The photo above shows cherry blossoms, I’m pretty sure. But it’s too early in the season for sakura a the moment, so I’m pretty sure the trees I saw were ume, plum. The ones further up the mountain definitely were. Though the article seems to be from January, so perhaps plum also. OR, I’m wondering if it’s the poster’s photo, as they say they were there late December, and there were still gingko tree leaves on the ground. Who knows?

Coming down the hill, pausing at the first corner, was an older couple. I’m pretty sure the man was using a walking stick – the kind you use for old age, not steep hikes, though it was being used for both. They had paused, and by now the path had led me to a point where I got a pretty good view of Suruga Bay. Much better than from Seikenji temple. I stated that the view was beautiful and the woman agreed with me. I did not mention that half of it was beautiful, but the other half was full of machines digging up sand.


After our niceties, I was on my way, and I came across a hall which must have been used for meetings and general maintenance. A couple of chairs sat on its verandah as if primed for folks to to kick back and take in the view.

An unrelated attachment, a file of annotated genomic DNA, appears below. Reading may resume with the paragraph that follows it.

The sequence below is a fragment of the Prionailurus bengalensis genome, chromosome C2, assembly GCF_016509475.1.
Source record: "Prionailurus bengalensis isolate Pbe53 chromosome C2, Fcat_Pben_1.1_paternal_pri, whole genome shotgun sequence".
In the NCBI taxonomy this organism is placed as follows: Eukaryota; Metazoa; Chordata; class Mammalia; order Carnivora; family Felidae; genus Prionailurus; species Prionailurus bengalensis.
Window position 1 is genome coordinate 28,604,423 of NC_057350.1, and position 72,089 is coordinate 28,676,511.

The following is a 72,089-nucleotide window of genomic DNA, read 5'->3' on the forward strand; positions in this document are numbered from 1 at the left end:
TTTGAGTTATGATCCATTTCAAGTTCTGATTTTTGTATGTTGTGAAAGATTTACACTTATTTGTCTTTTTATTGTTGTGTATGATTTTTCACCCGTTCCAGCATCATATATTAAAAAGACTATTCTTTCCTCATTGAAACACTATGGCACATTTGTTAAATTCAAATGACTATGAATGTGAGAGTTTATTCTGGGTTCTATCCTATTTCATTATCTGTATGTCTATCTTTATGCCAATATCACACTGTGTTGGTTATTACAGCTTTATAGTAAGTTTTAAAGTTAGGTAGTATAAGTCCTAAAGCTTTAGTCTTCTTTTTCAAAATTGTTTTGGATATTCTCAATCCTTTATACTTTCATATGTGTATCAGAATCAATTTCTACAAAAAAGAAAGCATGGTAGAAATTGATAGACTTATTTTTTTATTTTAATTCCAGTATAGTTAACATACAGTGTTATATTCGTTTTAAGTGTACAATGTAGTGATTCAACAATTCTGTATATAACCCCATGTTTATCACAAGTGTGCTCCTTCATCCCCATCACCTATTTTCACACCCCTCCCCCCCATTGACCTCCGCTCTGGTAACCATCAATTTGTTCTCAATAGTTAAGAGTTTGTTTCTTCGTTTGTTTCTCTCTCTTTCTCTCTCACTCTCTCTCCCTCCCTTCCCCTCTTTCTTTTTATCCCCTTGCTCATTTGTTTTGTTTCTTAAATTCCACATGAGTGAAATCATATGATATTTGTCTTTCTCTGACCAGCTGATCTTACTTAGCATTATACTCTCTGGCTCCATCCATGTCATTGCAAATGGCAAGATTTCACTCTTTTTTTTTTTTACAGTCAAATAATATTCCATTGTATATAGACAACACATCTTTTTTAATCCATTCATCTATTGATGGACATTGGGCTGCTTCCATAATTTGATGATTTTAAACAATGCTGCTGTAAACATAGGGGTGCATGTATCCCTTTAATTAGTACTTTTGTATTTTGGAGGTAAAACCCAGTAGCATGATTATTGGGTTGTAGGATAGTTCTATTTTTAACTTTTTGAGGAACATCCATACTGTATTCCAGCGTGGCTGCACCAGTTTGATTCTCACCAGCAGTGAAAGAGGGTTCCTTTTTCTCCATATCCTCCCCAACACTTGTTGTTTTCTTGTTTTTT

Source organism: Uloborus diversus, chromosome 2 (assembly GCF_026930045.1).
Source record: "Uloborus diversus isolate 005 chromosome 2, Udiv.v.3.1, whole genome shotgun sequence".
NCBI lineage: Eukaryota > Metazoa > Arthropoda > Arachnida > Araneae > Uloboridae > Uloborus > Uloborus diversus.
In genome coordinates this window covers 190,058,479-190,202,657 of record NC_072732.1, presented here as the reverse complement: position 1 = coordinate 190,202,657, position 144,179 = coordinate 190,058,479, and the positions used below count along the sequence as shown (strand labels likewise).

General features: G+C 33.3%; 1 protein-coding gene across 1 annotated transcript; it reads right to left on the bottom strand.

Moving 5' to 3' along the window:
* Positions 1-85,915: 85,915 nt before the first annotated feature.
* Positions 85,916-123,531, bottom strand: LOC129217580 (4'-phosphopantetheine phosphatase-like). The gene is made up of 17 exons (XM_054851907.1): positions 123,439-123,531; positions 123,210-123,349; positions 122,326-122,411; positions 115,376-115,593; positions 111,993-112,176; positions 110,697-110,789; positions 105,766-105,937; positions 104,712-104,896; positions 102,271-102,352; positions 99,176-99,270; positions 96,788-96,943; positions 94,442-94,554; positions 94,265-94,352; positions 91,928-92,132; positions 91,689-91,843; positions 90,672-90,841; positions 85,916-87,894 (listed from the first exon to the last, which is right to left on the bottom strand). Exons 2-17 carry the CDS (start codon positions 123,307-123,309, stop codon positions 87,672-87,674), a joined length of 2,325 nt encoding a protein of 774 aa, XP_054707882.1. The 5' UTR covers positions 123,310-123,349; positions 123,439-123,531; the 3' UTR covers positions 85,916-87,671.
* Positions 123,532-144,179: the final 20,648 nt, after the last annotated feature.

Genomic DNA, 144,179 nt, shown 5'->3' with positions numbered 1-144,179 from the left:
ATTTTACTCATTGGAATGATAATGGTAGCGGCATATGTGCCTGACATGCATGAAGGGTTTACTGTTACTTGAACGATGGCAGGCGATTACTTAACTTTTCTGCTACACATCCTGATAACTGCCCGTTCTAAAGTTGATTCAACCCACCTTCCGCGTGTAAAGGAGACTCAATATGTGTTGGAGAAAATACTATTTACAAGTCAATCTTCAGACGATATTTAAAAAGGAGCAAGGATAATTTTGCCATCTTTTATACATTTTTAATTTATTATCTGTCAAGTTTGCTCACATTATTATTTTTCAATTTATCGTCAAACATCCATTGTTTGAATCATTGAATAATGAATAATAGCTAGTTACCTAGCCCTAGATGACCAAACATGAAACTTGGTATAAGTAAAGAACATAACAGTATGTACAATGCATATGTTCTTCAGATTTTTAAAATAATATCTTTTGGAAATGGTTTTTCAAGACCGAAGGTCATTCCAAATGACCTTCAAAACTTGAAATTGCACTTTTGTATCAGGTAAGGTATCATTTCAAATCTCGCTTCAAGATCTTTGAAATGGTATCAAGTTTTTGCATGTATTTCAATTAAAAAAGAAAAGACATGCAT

While doing this, another elderly gentleman wandered by. This seemed like a really deserted shrine, so it was interesting to see other folk. Also interesting that they were elderly. Maybe the ones who cared, but also the ones who knew that climbing up this mountain was guaranteed to get the heart rate going, and if done on a regular basis, was a good workout.

I again commented on the scenery, and he mentioned that the view was beautiful. Then I mentioned except for the half that wasn’t, and he replied that everybody said that was so.

I wasn’t sure if the path continued, but he disappeared to the side of the hall without entering it, so my hopes were up. I fussed around taking a few more pictures so as to give him the pleasure of a solitary hike, particularly when it seemed to be part of a regular routine. A stranger, and particularly a stranger from a strange land, can be an intrusion.